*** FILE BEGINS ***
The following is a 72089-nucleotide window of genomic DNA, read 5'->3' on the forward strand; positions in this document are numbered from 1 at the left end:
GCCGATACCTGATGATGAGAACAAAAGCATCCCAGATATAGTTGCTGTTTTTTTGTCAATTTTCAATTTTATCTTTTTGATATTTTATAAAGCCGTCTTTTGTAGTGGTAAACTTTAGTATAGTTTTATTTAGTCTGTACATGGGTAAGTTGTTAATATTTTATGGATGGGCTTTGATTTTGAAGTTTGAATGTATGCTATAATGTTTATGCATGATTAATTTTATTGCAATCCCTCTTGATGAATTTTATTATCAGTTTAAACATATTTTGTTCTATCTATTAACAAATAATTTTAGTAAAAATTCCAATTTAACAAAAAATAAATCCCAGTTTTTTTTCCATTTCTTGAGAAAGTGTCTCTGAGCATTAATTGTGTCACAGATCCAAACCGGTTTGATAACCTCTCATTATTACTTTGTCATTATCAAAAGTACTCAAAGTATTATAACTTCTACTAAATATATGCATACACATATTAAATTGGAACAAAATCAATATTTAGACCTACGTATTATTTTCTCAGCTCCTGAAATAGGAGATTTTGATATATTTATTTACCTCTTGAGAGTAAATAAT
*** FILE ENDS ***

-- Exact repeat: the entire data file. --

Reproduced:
The following is a 72089-nucleotide window of genomic DNA, read 5'->3' on the forward strand; positions in this document are numbered from 1 at the left end:
GCCGATACCTGATGATGAGAACAAAAGCATCCCAGATATAGTTGCTGTTTTTTTGTCAATTTTCAATTTTATCTTTTTGATATTTTATAAAGCCGTCTTTTGTAGTGGTAAACTTTAGTATAGTTTTATTTAGTCTGTACATGGGTAAGTTGTTAATATTTTATGGATGGGCTTTGATTTTGAAGTTTGAATGTATGCTATAATGTTTATGCATGATTAATTTTATTGCAATCCCTCTTGATGAATTTTATTATCAGTTTAAACATATTTTGTTCTATCTATTAACAAATAATTTTAGTAAAAATTCCAATTTAACAAAAAATAAATCCCAGTTTTTTTTCCATTTCTTGAGAAAGTGTCTCTGAGCATTAATTGTGTCACAGATCCAAACCGGTTTGATAACCTCTCATTATTACTTTGTCATTATCAAAAGTACTCAAAGTATTATAACTTCTACTAAATATATGCATACACATATTAAATTGGAACAAAATCAATATTTAGACCTACGTATTATTTTCTCAGCTCCTGAAATAGGAGATTTTGATATATTTATTTACCTCTTGAGAGTAAATAAT